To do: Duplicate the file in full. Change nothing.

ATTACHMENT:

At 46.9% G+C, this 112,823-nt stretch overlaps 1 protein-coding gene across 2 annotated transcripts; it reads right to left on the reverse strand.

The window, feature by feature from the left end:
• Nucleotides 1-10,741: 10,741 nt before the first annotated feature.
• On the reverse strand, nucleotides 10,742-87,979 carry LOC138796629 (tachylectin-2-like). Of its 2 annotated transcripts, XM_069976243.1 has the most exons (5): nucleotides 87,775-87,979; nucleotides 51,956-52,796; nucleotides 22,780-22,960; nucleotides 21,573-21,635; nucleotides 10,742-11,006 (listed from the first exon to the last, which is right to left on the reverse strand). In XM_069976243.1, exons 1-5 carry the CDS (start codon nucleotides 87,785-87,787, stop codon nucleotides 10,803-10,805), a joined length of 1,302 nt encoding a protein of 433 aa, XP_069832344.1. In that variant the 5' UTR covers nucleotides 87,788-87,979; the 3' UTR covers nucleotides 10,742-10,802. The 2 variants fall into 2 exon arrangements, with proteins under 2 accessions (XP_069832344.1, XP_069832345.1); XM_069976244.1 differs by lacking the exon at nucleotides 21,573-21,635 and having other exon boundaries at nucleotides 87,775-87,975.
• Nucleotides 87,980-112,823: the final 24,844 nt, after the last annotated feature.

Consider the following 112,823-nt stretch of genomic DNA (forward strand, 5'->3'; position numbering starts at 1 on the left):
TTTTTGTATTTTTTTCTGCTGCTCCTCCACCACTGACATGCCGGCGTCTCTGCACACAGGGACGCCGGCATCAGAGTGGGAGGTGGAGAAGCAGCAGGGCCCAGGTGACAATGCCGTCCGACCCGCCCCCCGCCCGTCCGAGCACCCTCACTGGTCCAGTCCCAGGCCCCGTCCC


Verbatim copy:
At 46.9% G+C, this 112,823-nt stretch overlaps 1 protein-coding gene across 2 annotated transcripts; it reads right to left on the reverse strand.

The window, feature by feature from the left end:
• Nucleotides 1-10,741: 10,741 nt before the first annotated feature.
• On the reverse strand, nucleotides 10,742-87,979 carry LOC138796629 (tachylectin-2-like). Of its 2 annotated transcripts, XM_069976243.1 has the most exons (5): nucleotides 87,775-87,979; nucleotides 51,956-52,796; nucleotides 22,780-22,960; nucleotides 21,573-21,635; nucleotides 10,742-11,006 (listed from the first exon to the last, which is right to left on the reverse strand). In XM_069976243.1, exons 1-5 carry the CDS (start codon nucleotides 87,785-87,787, stop codon nucleotides 10,803-10,805), a joined length of 1,302 nt encoding a protein of 433 aa, XP_069832344.1. In that variant the 5' UTR covers nucleotides 87,788-87,979; the 3' UTR covers nucleotides 10,742-10,802. The 2 variants fall into 2 exon arrangements, with proteins under 2 accessions (XP_069832344.1, XP_069832345.1); XM_069976244.1 differs by lacking the exon at nucleotides 21,573-21,635 and having other exon boundaries at nucleotides 87,775-87,975.
• Nucleotides 87,980-112,823: the final 24,844 nt, after the last annotated feature.

Consider the following 112,823-nt stretch of genomic DNA (forward strand, 5'->3'; position numbering starts at 1 on the left):
TTTTTGTATTTTTTTCTGCTGCTCCTCCACCACTGACATGCCGGCGTCTCTGCACACAGGGACGCCGGCATCAGAGTGGGAGGTGGAGAAGCAGCAGGGCCCAGGTGACAATGCCGTCCGACCCGCCCCCCGCCCGTCCGAGCACCCTCACTGGTCCAGTCCCAGGCCCCGTCCC